Funding cutbacks are an international problem. Those who demand better schools also advocate for school change with little or no money to back up these reforms. Massive changes to school systems and infrastructure (Bascia, 2000) worldwide (Australian Senate, 1999) have resulted in many teachers jumping off of the sidewalk, either temporarily or permanently. In Ontario, with a turnover rate of 50% in administration (Funston, 2000) and a shortage of new teachers (Toronto Star, 2000), we are facing a crisis with a double-edged sword. Currently, in Ottawa Carleton 25% of teachers are new grads (OCETF, 2000) with little experience and expertise in the profession, managing and maintaining a classroom.
Those who remain in the profession find few rewards to keep them in the system. Teacher retention is an international problem, as well. One new teacher in Ottawa estimates that 30 of her cohort of 100 have quit the profession, choosing alternative careers. Research articles are looking for cures (Lumsden, 1998) but simple solutions are not forthcoming.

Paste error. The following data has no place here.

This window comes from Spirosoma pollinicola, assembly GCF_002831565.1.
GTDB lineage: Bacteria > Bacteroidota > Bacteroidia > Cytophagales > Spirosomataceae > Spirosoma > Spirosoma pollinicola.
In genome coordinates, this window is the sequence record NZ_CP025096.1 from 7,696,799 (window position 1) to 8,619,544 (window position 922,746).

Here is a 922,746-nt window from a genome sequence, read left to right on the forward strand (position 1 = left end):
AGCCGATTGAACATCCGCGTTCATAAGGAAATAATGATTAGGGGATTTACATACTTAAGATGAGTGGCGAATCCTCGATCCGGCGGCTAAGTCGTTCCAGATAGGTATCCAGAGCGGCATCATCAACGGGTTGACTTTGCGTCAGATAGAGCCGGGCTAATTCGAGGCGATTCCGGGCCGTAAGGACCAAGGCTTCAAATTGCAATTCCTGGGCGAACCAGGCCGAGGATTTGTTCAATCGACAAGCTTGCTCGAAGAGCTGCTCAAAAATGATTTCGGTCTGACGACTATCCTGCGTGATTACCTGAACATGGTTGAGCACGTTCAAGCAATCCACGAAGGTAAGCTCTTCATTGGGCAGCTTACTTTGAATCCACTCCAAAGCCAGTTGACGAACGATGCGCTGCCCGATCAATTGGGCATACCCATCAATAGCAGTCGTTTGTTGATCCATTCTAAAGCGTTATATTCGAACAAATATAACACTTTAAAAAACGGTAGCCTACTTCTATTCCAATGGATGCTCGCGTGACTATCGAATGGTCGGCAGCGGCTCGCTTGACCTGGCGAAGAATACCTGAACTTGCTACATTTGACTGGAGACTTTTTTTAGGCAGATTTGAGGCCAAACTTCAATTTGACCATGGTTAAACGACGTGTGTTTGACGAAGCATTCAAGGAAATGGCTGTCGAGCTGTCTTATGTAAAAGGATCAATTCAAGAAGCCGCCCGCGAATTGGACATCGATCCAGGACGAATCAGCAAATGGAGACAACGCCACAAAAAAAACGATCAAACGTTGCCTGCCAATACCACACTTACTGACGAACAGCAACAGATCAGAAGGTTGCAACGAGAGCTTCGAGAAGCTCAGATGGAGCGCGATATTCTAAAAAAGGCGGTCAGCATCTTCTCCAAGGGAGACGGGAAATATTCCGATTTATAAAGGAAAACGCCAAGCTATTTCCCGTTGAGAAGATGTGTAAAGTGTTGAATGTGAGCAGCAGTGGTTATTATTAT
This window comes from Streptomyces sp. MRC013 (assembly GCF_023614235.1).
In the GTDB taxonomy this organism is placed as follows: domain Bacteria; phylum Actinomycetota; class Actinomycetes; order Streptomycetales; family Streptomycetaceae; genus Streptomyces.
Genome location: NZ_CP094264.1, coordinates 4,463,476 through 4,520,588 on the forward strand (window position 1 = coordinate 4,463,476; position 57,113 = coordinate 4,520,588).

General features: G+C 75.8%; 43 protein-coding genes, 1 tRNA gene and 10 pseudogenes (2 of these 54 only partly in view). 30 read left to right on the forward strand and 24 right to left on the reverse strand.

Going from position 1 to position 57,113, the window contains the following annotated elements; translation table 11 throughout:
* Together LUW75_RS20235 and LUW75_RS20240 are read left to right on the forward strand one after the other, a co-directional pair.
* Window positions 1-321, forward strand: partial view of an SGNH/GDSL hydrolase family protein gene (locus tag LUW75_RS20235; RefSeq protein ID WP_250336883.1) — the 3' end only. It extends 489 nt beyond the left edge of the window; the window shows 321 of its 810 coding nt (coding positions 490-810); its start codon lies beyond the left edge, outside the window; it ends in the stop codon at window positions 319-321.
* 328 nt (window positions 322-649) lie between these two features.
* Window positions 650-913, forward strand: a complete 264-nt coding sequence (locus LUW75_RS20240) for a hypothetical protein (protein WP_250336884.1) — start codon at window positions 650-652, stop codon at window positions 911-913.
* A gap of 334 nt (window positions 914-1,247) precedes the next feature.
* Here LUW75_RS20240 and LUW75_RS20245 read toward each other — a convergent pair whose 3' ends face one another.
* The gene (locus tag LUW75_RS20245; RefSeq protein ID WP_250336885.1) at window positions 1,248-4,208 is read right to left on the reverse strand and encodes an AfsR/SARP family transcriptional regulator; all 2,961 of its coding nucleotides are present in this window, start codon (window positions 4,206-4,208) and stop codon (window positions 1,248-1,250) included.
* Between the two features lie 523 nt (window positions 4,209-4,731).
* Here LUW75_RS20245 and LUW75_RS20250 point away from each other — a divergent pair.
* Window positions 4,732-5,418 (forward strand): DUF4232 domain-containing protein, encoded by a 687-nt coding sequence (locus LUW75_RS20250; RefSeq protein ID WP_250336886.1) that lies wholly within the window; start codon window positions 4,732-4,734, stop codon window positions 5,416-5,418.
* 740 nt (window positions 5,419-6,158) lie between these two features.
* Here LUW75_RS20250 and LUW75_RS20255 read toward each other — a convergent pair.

Principal Teacher Relationships

Leithwood & Jantzi (1999) explored the relationship between principal and teachers. Much is unknown about the manner in which principal and teacher interrelationships affect schools and students. Their studies found that student performance is mediated by school conditions: purposes and goals, culture, planning, structure and organization, information collection. Their study found little effect on student engagement by principal leadership factors. Evidence is also limited on the effects teacher leaders have on schools. Teacher leaders can include team leaders, master teachers, mentors for new teachers and volunteers for new initiatives. However, in schools in which there is increased participation in school decisions, it results in a more democratic school, which increased empowerment. There is little quantitative evidence of teacher leadership and its effects on students.